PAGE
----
• 2 large tomatoes, chopped (I like 3 large plum tomatoes, seeds mostly removed)
  • 1 green bell pepper, chopped
  • 1 red bell pepper, chopped
  • 3-5 radishes, chopped
  • 1 cup chopped fresh parsley (1/2 a big bunch; I like flat-leaf Italian-style)
  • 1 cup chopped fresh mint (2 handfuls of leaves)
  • 3 tablespoons olive oil
  • 3 tablespoons lemon juice (juice of 3 lemons)
  • ½ teaspoon salt
  • ¼ teaspoon ground pepper
  • 2 ribs of celery, chopped (optional)
  • ½ cup chopped green onions (optional)
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Crunchalicious salad

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Photo: food network

JICAMA MANGO SALAD I had this at a local restaurant as a side to fish tacos and it made my mouth so happy! Sweet and crispy and refreshing. Reminded me of coleslaw but muuuuuuch better. The recipe I did had 4 ingredients: 1 jicama, 2 mangos, lime juice, cilantro. Oh and a dusting of kosher salt.

But what the heck was JICAMA? Had to look it up. Pronounced HIH-kuh-muh. It’s a root veggie. Mexican yam. Kinda like a big potato.

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Photo: the energized body

By itself, it has the same crunch as a crisp apple, but not as sweet. It was hard not to snack on the sliced jicama by itself so that it would all go into the recipe. :-) The hardest part of this recipe is peeling and slicing the jicama, so get yourself a nice veggie peeler and a sharp knife. Peel the outer brown part, then slice into matchsticks.

Peel and dice the mangos. Mine were super ripe so they got a little mushy but I didn’t care. (I also like to suck/nibble the pit of the mango to get all the delicious flesh my knife couldn’t.)

Toss the jicama slices and mangos with juice of 2 limes and a bunch (literally, I used the entire bunch) of cilantro. Season with salt to taste. Other recipes I saw added cucumbers, or red peppers, or dried chiles. I kept mine simple but may experiment later.

Let me know if you try it!

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On the in between after creating a void

beta.edm.me

Credit: beta.edm.me

So…this past weekend, Christians commemorated Jesus’ murder and subsequent coming back from the dead.

(If you don’t hold these beliefs, I invite you to resist the urge to click away. This post is not a meditation on Easter, but rather on what I call the “in between.”)

Jesus’ disciples lived through long, anguished hours between those two events. They didn’t know the events of Sunday would happen. All they knew is that their beloved friend and leader was GONE, the target of political and religious hatred. They could be next. They huddled in fear. They were left with a void. No direction (although had they listened to Jesus, they had some clues).

I have experienced similar times, when voids were created in my life. Losing a job. Receiving an infertility diagnoses.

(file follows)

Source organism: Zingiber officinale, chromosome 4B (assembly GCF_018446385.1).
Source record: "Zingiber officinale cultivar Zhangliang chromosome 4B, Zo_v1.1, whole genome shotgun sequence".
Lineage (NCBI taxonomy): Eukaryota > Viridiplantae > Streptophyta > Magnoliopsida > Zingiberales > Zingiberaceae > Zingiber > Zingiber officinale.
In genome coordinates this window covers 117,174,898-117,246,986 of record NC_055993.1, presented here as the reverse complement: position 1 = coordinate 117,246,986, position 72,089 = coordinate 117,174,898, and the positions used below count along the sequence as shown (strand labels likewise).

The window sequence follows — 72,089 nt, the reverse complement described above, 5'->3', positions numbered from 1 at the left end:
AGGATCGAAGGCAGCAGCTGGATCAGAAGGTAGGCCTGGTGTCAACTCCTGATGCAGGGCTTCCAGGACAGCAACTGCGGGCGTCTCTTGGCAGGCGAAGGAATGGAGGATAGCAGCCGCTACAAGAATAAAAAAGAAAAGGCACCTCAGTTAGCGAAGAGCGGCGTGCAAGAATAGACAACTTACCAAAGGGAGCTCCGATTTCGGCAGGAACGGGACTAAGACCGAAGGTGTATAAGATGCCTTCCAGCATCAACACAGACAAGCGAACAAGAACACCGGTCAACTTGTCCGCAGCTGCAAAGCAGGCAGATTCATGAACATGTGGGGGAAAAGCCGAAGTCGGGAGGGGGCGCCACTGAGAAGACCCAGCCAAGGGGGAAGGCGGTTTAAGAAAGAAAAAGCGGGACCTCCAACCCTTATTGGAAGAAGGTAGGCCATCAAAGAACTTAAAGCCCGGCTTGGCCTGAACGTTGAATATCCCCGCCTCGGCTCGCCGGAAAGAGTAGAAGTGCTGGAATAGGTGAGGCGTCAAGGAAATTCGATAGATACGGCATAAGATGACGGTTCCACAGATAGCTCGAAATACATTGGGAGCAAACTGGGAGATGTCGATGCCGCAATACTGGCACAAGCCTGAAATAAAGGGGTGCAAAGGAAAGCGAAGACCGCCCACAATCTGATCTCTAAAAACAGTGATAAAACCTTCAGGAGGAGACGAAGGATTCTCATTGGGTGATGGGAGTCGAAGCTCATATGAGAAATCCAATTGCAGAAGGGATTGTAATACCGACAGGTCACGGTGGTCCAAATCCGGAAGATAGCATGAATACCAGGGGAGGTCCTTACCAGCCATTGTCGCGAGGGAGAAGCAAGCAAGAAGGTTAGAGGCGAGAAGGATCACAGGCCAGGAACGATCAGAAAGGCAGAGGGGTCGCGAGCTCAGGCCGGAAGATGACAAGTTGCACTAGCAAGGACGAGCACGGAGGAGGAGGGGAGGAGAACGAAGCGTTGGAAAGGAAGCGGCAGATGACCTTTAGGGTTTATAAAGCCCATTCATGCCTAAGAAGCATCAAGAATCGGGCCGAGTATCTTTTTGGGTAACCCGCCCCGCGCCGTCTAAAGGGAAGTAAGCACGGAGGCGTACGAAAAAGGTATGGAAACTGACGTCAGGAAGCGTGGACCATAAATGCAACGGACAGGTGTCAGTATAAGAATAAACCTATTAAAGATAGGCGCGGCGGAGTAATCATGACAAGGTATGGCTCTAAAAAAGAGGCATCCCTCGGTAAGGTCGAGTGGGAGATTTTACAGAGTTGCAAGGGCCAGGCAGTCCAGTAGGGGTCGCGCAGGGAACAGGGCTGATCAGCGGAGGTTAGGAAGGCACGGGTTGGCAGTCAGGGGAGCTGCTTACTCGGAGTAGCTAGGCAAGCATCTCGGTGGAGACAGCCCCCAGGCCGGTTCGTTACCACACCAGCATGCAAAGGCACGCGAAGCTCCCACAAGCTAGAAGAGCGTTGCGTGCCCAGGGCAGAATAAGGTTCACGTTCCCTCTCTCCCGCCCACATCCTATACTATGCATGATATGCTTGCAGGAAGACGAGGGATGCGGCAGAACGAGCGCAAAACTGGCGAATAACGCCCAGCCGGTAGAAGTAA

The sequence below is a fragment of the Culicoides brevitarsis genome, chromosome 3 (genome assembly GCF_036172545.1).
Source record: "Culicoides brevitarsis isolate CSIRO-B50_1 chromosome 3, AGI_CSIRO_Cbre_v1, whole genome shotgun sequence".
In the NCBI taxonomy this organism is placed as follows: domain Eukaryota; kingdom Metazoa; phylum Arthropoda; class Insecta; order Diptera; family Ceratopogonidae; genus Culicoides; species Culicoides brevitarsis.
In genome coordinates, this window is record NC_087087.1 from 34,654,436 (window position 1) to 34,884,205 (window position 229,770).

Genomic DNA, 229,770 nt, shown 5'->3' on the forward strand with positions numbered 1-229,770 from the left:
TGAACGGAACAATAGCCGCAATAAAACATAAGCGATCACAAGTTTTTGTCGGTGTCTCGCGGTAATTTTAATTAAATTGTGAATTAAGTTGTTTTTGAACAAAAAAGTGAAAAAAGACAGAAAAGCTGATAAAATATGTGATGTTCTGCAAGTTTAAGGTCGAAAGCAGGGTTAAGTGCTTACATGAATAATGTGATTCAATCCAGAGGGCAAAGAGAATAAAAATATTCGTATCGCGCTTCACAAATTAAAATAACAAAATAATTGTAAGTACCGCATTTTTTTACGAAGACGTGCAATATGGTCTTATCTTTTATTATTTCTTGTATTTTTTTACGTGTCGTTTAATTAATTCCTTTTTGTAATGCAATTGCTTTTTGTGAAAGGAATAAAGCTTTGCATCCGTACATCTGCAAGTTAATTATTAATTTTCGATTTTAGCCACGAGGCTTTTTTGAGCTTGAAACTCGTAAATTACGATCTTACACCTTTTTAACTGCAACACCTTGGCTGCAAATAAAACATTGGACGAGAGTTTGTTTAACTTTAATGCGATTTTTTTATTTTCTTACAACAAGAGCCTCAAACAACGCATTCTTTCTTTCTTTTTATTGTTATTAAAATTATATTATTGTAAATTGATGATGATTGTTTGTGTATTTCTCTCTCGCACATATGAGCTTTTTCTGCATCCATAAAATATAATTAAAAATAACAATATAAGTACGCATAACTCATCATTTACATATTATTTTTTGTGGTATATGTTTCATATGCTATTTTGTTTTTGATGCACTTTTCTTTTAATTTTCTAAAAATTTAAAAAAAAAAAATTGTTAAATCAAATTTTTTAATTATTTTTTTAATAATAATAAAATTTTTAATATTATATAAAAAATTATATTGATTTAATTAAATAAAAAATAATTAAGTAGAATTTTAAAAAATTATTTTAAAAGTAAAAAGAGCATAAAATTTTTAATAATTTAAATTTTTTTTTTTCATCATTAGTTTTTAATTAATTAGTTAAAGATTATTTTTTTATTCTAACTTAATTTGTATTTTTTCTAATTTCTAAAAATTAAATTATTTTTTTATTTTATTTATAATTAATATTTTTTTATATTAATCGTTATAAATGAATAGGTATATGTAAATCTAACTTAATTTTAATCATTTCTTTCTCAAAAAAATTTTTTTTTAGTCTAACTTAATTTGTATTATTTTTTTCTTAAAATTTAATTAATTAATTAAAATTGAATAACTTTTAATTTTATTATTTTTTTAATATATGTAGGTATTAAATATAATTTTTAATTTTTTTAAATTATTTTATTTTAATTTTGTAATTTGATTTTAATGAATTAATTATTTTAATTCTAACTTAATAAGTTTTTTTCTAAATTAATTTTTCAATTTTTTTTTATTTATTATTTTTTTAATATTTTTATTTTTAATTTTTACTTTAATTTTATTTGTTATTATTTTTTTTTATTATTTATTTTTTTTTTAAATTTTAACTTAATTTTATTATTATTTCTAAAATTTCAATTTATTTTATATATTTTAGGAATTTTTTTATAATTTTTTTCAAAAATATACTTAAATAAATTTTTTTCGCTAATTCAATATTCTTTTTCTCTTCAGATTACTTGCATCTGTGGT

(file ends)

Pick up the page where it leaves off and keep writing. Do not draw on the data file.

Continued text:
And then there are times when I intentionally create some voids.

I created one in spring of 2014 that involved letting go of someone very special in my life. I knew the time had come to separate, as much as I loved (and still do love) her. I didn’t have any other love interests. Going solo wasn’t fun. It created a void. That was scary and lonely.

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yoko fukase, izu, 1973

A year later, I am creating more voids. I’m in the process of not renewing two large volunteer commitments. I know the time has come to separate, as much as I love these organizations and their activities. Here, going solo feels not so scary. It feels exciting. Like a child looking forward to Christmas to see what lovely surprises she finds under the tree.

Credit: generation-impact

Credit: generation-impact

Creating a void can assist others, as well. I explained to my fellow volunteers: “It’s not good for a group or organization to have the same leadership for too long. It’s time for me to create a void so that other people, and the organization, can flourish.” (hm…new thought…several disciples stepped it up a notch after Jesus was gone after the Ascension. And here’s an interesting article about knowing when to step down.)

In a few months, I will celebrate a year being in an intimate relationship with the woman I consider to be my life partner. I may not have connected with her had I not created space.

I look forward to seeing what other activities present themselves now that I am creating the void in my schedule.

What voids could you create, or are you creating, to make room in your life for something, or someone, new?

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Right to Work v At Will

Thanks to an alert reader, I learned that the phrase I wanted to use in this post was “at will” employer. Thank you PL!

“Arkansas is in fact a right to work state which simply means you do not have to join a union or pay dues unless you join one. The term you meant to use is “At Will” which is determined by the employer. The State chooses to be an At Will employer. The result you noted is accurate but it’s because the state government is an At Will employer.”

I plan to read these later. Right to Work States: Arkansas      At Will: Arkansas